The reaction conditions for this operation were as follows:

First stage reaction temperature: 220 degree C.
First stage reaction residence time: 12 seconds
First stage reactor diameter: 3.75 cm
Second stage reactor temperature: 193 degrees C.
Second stage reaction residence time: 20 minutes
Acid concentration reaction liquor: 3% by weight

This disclosure enables one skilled in the art to make and use other embodiments of the invention, including variations and combinations of exemplary processes and systems disclosed herein. Unless otherwise defined, all technical and scientific terms used herein have the same meaning as commonly understood by one of ordinary skills in the art to which this invention belongs. Unless otherwise indicated, the recitation of a numerical range herein includes the numbers at either end of the recited range. In contrast, unless otherwise indicated, recitation of a numerical range “between” two numbers herein does not include the numbers at either end of the recited range. Although methods and materials similar or equivalent to those described herein can be used in the practice or testing of the present invention, suitable methods and materials are described below.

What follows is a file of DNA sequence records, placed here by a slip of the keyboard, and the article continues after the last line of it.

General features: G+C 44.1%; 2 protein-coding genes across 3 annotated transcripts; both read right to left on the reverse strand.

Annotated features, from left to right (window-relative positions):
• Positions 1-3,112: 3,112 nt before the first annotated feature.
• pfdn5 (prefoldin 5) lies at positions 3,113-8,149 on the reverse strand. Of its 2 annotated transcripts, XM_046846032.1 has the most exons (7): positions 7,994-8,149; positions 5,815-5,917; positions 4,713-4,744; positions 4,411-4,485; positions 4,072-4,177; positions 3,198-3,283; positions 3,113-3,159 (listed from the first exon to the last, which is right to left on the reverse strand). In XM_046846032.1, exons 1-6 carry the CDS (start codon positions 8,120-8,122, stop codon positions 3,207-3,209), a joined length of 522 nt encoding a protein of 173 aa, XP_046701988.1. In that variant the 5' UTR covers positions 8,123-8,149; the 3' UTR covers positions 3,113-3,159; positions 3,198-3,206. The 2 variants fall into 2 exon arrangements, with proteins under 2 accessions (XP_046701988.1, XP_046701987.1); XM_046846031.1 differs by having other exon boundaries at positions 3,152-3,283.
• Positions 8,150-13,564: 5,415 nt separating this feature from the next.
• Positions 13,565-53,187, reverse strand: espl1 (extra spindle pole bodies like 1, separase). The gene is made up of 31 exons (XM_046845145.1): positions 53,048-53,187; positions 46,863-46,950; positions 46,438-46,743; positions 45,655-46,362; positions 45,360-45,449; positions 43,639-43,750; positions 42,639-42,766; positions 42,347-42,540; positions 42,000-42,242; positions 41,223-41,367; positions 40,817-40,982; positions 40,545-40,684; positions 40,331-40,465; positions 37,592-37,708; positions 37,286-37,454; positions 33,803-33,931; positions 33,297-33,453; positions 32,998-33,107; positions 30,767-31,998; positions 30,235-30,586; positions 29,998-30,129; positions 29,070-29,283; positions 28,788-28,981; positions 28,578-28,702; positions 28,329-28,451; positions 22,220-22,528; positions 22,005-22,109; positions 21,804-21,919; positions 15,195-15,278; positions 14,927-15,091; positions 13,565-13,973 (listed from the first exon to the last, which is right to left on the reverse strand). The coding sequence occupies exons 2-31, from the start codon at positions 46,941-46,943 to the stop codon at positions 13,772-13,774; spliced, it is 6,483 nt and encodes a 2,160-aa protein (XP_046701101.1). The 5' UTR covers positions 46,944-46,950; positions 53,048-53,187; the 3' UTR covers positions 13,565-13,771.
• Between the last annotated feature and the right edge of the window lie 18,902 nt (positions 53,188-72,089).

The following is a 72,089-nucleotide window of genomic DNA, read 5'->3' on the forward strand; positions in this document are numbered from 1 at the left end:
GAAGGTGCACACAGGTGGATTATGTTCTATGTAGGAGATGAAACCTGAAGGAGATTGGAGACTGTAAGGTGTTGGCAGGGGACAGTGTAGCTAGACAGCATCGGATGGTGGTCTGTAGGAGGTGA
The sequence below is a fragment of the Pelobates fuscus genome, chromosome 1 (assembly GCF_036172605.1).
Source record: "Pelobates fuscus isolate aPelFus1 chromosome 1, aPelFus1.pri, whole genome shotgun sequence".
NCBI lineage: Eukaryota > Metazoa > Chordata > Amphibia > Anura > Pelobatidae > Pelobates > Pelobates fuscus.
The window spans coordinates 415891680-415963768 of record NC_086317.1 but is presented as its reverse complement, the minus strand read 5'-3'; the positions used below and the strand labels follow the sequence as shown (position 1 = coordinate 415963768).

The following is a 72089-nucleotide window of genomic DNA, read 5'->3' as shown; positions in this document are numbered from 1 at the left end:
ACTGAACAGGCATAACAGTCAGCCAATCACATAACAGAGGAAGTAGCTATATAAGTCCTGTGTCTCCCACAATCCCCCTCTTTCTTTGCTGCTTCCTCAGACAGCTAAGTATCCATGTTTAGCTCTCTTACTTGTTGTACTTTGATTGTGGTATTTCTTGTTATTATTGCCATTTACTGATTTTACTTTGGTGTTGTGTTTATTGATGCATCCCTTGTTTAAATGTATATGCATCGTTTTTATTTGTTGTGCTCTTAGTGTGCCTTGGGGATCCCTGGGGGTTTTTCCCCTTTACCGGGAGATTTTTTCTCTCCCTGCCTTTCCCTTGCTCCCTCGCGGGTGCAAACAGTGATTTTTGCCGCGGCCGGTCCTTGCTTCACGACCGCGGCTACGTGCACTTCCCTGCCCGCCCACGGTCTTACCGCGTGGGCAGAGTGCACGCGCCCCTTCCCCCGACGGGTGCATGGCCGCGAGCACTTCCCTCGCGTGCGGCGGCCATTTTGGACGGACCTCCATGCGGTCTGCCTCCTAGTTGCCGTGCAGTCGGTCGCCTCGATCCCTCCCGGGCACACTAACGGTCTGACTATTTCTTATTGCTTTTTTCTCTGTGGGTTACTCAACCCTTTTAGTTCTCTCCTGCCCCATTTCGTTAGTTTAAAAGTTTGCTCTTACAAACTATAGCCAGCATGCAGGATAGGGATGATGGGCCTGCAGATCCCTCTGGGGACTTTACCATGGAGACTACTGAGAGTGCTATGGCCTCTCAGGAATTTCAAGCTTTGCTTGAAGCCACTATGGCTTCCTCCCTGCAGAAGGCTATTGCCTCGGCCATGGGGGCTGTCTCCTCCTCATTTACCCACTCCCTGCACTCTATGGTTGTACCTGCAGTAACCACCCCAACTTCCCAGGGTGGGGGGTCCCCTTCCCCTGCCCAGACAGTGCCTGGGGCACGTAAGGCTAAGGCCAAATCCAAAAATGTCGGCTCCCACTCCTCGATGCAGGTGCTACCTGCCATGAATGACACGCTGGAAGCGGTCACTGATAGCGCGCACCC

All publications, patent applications, patents, and other references mentioned herein are incorporated by reference in their entirety. In case of conflict, the present specification, including definitions, will control. In addition, the materials, methods, and examples are illustrative only and not intended to be limiting.

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Referenced by
Citing PatentFiling datePublication dateApplicantTitle
US8765998 *Mar 16, 2012Jul 1, 2014Biofine Technology, LlcProduction of formic acid
US20120172625 *Mar 16, 2012Jul 5, 2012Fitzpatrick Stephen WProduction of formic acid
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Classifications
U.S. Classification562/515, 562/609
International ClassificationC07C53/00, C07C51/00
Cooperative ClassificationC07C51/00, C07C51/44
European ClassificationC07C51/44, C07C51/31